Dvr. Robert Bond (Mere Brow) sends an airgraph from the M.E.F. saying "I guess I am rather busy writing tonight. I have about 16 letters to answer. Letter cards are very limited so I am using airgraphs. People don't realise the conditions we have out here. Remember me to all the boys and girls in the Forces, especially Chuck, & the other C. Wright, and Billy Hudson. I used to hear from Chuck every week, now, I am sorry to say, it gets about once a month."
Dvr. Roger Ward writes from North Africa saying "I am receiving the N.Ls quite regularly and I and other members of my section look forward to them as they are very interesting. I am having quite a pleasant time here in North Africa, keeping quite fit and well. Up to now I have not met anyone from Tarleton, but am hoping to do so."
Dvr. Joe Wait also sends from the B.N.A.F. to say "All is going well out here now and I am having a good time. I see that Abraham Wright has been promoted. Will you give him my very best wishes. Some of his old pals who served in France with him are still with us and send their best wishes to him through the N.L. Also all the best to all the boys and girls serving their country, especially my brother Edgar. "
AC 1 Frank Cairns writes from Canada saying "I am now stationed in a rather desolate spot. The camp is surrounded by miles of prairie. The nearest town is roughly 100 miles away. The padre is a grand fellow; he will go out of his way to help us in any way possible. Will you remember me through the N.L. to my Mere Brow pals Charlie Wright, Chuck Wright, and Robert Bond, also to George Barker and David Hanson."
Dvr. Dick Gabbott writes from the M.E.F. to say "I have met one of my old pals, Ronnie Pilkington. We have been close beside each other for the last five months, but it was only about three weeks ago that I first saw him. I got his address from home and was much surprised to find that he was in the next camp. Since then I have been going out with him a great deal. I received a letter this morning saying that my brother Howard has been called up. Please remember me to him and wish him the best of luck; also to my brother-in law, Abel Bickerstaffe. I would like also to be remembered to John Iddon and Jack Moss."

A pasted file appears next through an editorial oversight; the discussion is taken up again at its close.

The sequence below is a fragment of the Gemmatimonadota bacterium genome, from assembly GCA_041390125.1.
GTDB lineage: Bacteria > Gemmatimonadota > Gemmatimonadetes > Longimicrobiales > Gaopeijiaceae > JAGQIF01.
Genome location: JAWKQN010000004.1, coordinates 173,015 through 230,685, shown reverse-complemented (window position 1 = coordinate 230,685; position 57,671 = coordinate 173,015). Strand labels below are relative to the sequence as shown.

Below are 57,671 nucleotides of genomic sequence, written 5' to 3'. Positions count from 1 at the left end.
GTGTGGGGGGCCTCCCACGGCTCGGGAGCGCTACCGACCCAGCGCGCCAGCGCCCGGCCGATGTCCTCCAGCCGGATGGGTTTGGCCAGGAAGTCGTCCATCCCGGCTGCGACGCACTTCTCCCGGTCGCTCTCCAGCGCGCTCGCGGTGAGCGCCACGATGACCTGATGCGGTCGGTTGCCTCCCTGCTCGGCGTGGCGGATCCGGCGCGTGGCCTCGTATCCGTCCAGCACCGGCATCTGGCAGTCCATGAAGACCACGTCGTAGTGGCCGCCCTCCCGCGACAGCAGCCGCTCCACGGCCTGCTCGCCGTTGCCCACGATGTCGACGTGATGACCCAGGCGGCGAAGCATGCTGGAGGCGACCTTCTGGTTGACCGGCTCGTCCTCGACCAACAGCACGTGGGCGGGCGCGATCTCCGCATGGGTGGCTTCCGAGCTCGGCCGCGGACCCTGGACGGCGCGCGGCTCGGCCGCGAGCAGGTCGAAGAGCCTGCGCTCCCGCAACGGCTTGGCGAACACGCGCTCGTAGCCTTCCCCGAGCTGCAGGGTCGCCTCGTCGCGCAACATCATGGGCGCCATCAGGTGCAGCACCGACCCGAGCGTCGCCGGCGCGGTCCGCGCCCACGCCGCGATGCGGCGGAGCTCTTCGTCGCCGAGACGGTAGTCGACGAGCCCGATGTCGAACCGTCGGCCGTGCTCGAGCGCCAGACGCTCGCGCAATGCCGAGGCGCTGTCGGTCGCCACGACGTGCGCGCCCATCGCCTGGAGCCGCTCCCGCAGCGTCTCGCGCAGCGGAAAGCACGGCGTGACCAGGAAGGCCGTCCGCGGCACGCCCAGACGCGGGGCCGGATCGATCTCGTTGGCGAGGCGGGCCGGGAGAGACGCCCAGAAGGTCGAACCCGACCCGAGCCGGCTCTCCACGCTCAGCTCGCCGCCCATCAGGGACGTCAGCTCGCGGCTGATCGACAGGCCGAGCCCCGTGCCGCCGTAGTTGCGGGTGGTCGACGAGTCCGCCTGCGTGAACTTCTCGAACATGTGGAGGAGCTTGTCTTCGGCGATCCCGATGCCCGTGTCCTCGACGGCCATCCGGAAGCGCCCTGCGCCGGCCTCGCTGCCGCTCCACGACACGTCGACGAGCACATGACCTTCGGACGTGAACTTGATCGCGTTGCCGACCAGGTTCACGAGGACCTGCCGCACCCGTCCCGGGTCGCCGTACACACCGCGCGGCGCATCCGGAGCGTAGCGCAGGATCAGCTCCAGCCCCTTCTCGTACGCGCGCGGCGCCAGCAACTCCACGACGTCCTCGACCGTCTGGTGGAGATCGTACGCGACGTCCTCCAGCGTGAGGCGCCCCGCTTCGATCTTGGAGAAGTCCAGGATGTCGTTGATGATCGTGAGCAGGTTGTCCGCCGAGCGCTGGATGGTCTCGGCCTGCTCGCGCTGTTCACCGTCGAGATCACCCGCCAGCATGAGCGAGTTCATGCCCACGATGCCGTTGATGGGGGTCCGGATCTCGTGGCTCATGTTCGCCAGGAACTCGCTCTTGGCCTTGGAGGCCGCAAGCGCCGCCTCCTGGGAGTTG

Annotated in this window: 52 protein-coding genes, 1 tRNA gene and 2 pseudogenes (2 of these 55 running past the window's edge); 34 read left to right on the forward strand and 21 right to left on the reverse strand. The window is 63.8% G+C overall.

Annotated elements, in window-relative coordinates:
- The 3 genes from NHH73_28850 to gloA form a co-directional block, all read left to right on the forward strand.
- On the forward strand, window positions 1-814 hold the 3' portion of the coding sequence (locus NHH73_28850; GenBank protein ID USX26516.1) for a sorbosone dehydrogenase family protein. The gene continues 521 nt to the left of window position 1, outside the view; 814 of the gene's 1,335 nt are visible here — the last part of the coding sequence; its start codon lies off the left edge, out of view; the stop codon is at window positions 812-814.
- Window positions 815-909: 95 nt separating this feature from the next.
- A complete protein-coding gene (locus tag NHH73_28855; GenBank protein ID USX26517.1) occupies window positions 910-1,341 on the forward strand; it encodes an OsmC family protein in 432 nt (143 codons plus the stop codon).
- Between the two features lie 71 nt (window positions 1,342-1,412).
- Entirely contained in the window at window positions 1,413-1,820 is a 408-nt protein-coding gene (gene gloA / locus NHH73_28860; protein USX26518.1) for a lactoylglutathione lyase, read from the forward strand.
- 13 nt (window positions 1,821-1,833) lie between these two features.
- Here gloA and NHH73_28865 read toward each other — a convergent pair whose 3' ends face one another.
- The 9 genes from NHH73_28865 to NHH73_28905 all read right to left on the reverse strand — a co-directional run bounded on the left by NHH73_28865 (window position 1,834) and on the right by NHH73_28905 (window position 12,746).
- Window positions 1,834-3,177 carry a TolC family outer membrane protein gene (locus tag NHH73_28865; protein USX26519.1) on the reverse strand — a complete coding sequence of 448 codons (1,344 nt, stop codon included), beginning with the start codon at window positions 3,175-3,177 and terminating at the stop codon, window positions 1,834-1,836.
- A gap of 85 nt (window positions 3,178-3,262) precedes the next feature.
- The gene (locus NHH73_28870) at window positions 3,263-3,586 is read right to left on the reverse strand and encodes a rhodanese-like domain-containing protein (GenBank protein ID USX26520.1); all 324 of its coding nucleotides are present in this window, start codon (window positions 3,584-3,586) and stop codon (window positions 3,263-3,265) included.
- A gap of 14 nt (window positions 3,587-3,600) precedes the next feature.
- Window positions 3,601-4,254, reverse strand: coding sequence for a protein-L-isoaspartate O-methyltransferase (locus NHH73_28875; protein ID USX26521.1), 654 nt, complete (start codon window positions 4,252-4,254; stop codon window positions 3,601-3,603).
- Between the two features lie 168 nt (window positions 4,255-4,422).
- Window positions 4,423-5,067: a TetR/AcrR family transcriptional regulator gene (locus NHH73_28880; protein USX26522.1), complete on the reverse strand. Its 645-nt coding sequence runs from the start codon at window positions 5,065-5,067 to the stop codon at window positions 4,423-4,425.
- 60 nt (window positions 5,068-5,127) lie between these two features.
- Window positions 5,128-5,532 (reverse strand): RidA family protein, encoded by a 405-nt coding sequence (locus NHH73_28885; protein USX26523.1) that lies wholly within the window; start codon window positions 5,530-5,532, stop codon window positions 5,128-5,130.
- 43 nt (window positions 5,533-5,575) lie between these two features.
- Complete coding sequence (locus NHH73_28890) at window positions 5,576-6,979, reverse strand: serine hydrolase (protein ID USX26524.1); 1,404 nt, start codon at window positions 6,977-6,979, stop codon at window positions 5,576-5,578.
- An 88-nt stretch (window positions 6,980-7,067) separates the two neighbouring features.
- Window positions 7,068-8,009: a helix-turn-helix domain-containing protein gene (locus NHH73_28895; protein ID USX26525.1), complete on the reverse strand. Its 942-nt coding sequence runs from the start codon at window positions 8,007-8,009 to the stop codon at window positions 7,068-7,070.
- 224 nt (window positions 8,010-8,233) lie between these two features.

O/A Jimmy Sutton, R.N. writes "I will soon be home again for a long week end; but the only wrong thing with it is the journey and the rail fare, but its worth it to get home. We have Divisions every morning, but as we have no padre with us one of the officers reads a short lesson and it has to be left at that."
Sapper Jimmy Harrison writes "I have rejoined the Company again after my course in London. The country where I am reminds me of Tarleton except that there is no Bank Bridge and no Carriage Drive. As the room in which I am billeted is the only one with a wireless all the boys are crowded round it waiting for the news."
A/c Coupe writes "We had a pretty good ENSA party here yesterday. It was a top notch show they put on for us. Will you remember me to Roger Watson, Malcolm Parkinson, Jim Latham and all the boys and girls in the Forces."
Pte. George Farrington sends a letter from a Military Hospital saying "As you will see by the address I am in hospital. I was brought in yesterday afternoon with a pain across my stomach, what it is I don't know, but it is nothing serious. I have to stay in bed a few days and go on diet. It is a very lovely place with beautiful grounds and gardens. We have a wireless and everything we could wish for."
AC2 Henry Moss says in his letter " I used occasionally to get opportunities of reading N.Ls and perhaps regarded them too lightly. Now, from the inside I have come to appreciate them as one of the strongest links with the folks at home. At present I am attached to the R.A.F.Technical Training Command. The course, which lasts six months, is pretty stiff but extremely interesting.
Sapper Herbert Parkinson says "I have been boating on a very well known river today, but I would hardly call it a pleasure cruise. I hear that my Banns have already been called so that will be a bit more home news for you.''
Dvr. Dick Taylor (Mere Brow) writes "I think that we have had the one day of summer in Scotland today that Ernie Ball mentioned in the N.L. I had my tea the other day in what used to be in peace time a very well known luxury liner. I am hoping to have a look at the Peter Kane and Jackie Paterson fight on Saturday. I continue writing this letter on Friday to say that the weather is now back to normal with a steady drizzle coming down.